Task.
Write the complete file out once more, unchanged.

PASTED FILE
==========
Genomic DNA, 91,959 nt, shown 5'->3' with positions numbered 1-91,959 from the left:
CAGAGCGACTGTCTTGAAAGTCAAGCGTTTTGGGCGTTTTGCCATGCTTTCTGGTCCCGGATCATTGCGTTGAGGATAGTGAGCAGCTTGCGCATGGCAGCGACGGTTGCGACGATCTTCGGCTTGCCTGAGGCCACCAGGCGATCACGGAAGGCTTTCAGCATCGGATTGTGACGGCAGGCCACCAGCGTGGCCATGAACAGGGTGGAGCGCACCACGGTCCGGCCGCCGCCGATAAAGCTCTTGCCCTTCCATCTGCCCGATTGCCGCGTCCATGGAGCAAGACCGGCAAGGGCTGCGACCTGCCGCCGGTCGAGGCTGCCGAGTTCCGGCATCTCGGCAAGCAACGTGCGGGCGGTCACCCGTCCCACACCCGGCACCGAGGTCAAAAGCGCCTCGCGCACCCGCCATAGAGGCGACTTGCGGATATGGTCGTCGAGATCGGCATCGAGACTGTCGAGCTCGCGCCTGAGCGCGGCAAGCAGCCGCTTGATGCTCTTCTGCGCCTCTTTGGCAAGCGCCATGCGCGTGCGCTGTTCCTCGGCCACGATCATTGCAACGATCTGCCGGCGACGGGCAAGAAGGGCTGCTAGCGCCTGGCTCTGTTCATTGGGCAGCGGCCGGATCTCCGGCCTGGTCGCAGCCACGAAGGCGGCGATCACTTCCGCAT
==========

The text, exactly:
Genomic DNA, 91,959 nt, shown 5'->3' with positions numbered 1-91,959 from the left:
CAGAGCGACTGTCTTGAAAGTCAAGCGTTTTGGGCGTTTTGCCATGCTTTCTGGTCCCGGATCATTGCGTTGAGGATAGTGAGCAGCTTGCGCATGGCAGCGACGGTTGCGACGATCTTCGGCTTGCCTGAGGCCACCAGGCGATCACGGAAGGCTTTCAGCATCGGATTGTGACGGCAGGCCACCAGCGTGGCCATGAACAGGGTGGAGCGCACCACGGTCCGGCCGCCGCCGATAAAGCTCTTGCCCTTCCATCTGCCCGATTGCCGCGTCCATGGAGCAAGACCGGCAAGGGCTGCGACCTGCCGCCGGTCGAGGCTGCCGAGTTCCGGCATCTCGGCAAGCAACGTGCGGGCGGTCACCCGTCCCACACCCGGCACCGAGGTCAAAAGCGCCTCGCGCACCCGCCATAGAGGCGACTTGCGGATATGGTCGTCGAGATCGGCATCGAGACTGTCGAGCTCGCGCCTGAGCGCGGCAAGCAGCCGCTTGATGCTCTTCTGCGCCTCTTTGGCAAGCGCCATGCGCGTGCGCTGTTCCTCGGCCACGATCATTGCAACGATCTGCCGGCGACGGGCAAGAAGGGCTGCTAGCGCCTGGCTCTGTTCATTGGGCAGCGGCCGGATCTCCGGCCTGGTCGCAGCCACGAAGGCGGCGATCACTTCCGCAT